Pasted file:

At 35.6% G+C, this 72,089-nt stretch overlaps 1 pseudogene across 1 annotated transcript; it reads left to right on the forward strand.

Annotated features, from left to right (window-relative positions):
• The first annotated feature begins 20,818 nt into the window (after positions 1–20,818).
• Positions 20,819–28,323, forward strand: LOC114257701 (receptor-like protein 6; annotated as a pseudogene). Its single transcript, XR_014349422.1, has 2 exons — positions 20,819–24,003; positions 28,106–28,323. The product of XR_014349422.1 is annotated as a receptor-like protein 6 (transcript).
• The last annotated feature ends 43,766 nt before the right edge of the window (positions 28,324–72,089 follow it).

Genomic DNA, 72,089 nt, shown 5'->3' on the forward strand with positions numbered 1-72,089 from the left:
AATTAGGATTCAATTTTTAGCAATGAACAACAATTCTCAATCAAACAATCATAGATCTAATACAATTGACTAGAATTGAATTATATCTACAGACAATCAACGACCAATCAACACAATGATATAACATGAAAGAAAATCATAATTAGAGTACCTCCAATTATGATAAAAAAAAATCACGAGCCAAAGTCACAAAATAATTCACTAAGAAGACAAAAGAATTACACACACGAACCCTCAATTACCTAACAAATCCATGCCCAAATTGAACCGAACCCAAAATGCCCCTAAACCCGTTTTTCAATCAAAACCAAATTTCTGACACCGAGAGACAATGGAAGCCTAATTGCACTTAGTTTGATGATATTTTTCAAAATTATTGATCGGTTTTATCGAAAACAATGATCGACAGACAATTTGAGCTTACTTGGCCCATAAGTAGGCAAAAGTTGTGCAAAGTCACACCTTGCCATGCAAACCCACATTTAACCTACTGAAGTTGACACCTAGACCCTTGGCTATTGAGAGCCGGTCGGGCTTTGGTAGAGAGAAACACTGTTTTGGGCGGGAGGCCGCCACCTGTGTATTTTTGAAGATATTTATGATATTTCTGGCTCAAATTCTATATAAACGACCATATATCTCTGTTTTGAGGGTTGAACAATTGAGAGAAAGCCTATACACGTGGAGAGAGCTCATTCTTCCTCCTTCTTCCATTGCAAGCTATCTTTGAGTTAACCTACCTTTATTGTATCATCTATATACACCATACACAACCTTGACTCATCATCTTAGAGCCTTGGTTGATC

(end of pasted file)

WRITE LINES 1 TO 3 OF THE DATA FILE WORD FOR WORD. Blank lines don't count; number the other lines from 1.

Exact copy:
At 35.6% G+C, this 72,089-nt stretch overlaps 1 pseudogene across 1 annotated transcript; it reads left to right on the forward strand.

Annotated features, from left to right (window-relative positions):
• The first annotated feature begins 20,818 nt into the window (after positions 1–20,818).